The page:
Daß ich nicht nach Dachau komm.

Comment Re:Firefox not playing h264 is a political decisio (Score 1) 473

If the world embraces HTML 5 video overnight and everybody and their dog switches to Chrome because of its h264 support, it's already too late.

Yes, but the "overnight" part gives them slack to rock the boat some.

If they're playing a game of brinkmanship, it's a dangerous game. If they take it too far they're done, and they won't be able to raise awareness about ANY of the issues they care about. Patents are important, but I'm not sure H264 is the issue to push it on.

Maybe, but (IMO) it's not that dangerous -- not until IE9 is about to ship, anyway.

About other issues they want to raise awareness about, I come short trying to find others as important. The browser wars are on again, and this time with more and stronger players. IE is going standards-compliant for fear of irrelevance, the EU spanked MS hard (10 years too late), and Google is here to stay... So you could say they already did their job wonderfully on that front.

Comment Re:Firefox not playing h264 is a political decisio (Score 1) 473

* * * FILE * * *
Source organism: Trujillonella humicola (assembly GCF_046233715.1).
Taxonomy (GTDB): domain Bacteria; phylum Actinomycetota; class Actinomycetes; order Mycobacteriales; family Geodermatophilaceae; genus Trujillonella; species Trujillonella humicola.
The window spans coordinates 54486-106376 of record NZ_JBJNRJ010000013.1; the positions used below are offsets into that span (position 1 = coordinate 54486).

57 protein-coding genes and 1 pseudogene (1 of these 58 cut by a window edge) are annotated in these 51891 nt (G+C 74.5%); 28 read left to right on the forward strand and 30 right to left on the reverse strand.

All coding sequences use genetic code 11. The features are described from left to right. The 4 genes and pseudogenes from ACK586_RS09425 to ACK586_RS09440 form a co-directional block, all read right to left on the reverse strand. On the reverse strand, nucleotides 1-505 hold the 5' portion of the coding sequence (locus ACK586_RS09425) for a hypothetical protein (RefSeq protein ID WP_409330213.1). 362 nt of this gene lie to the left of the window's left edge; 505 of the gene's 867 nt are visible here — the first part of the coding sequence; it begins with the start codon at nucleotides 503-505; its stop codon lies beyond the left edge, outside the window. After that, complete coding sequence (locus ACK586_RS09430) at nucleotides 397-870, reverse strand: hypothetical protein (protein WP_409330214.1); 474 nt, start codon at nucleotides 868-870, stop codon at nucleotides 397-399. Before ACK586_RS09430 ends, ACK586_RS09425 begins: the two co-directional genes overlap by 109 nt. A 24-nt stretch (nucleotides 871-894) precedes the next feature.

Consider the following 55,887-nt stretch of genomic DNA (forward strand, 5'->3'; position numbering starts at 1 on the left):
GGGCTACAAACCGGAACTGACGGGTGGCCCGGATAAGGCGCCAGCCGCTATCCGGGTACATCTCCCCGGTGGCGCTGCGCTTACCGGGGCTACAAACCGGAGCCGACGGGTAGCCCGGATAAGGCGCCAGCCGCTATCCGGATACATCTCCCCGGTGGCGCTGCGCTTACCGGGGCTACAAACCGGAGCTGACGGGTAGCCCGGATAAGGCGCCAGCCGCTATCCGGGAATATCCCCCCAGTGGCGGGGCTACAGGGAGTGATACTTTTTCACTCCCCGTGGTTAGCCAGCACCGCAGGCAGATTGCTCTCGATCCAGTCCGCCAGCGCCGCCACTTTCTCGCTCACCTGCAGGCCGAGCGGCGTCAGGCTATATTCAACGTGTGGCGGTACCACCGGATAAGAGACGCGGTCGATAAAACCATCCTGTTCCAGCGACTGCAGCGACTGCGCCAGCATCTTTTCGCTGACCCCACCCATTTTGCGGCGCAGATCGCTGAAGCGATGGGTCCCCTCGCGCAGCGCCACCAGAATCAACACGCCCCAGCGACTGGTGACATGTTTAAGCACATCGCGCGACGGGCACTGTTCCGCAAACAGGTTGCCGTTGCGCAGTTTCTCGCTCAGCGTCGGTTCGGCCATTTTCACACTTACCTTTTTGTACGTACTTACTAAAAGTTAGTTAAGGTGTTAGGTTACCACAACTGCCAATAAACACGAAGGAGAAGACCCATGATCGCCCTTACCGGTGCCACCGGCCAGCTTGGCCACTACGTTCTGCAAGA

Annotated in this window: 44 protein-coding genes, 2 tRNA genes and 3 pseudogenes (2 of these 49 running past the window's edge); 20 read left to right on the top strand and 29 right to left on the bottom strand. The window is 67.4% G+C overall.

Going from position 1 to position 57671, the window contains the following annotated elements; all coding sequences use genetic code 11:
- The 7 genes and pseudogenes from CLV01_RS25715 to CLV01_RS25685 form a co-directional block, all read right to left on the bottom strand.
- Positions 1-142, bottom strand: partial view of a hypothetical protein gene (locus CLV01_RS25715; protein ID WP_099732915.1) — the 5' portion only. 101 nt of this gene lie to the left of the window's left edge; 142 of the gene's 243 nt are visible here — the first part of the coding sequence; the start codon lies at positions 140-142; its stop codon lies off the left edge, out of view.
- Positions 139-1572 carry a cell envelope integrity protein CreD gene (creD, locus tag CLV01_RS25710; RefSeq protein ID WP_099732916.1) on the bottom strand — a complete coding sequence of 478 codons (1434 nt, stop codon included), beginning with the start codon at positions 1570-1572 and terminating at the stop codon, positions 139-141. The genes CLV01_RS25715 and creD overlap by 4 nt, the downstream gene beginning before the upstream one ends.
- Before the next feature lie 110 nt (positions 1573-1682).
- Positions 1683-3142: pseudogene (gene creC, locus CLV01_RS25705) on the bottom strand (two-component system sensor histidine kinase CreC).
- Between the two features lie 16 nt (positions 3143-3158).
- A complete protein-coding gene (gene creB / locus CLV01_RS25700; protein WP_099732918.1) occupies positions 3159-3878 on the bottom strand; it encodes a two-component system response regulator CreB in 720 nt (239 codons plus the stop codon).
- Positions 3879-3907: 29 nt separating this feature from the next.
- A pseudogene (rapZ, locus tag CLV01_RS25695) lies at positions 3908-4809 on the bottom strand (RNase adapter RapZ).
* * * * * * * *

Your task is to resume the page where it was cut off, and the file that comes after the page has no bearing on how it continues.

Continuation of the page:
but they're choosing not to implement it for strictly ideological reasons.

Yes.

Hell, did you even read the description of the addon?

Guess what, I'm using it.

lose all the integrated DOM support, video overlays, and all the other crap that makes the video element superior to straight object embedding.

And the sites using those features are... http://people.mozilla.com/~prouget/demos/round/index.xhtml ? As far as non-Windows users are concerned, the most painful problem is Flash being crap for video playback, and the fix for that is one add-on or greasemonkey script away.

Please, that's garbage. The battle is lost.

The battle may be lost, but that doesn't change a thing. No, garbage is saying the war is over, and then crying foul when someone else has the balls to take a stand.

Comment Re:Firefox not playing h264 is a political decisio (Score 1) 473

Problem is, the Firefox devs decided they don't want to do that for political reasons, and so Fennec's implementation won't be ported to Firefox. Thank you asshole developers!

I rather suspect they decided to not do that *right now* for political reasons.

Right now html5 video is not widespread, and their purpose is still chewing at the IE marketshare. If the world embraces html5 video overnight and everybody and their dog switches to Chrome because of its h264 support, you can be damn sure they'll fold. The same if IE9 comes out with html5 support.

Right now they have nothing to worry about (except maybe inconveniencing some foul-mouthed slashdot poster that can't be bothered to search for solutions, e.g. https://addons.mozilla.org/en-US/firefox/addon/83149/ ).

So as long as there's no real threat of pushing Firefox towards irrelevance, *now* is the right time to make a stand and raise awareness about how detrimental patents are to free software. Thank you, developers with a backbone!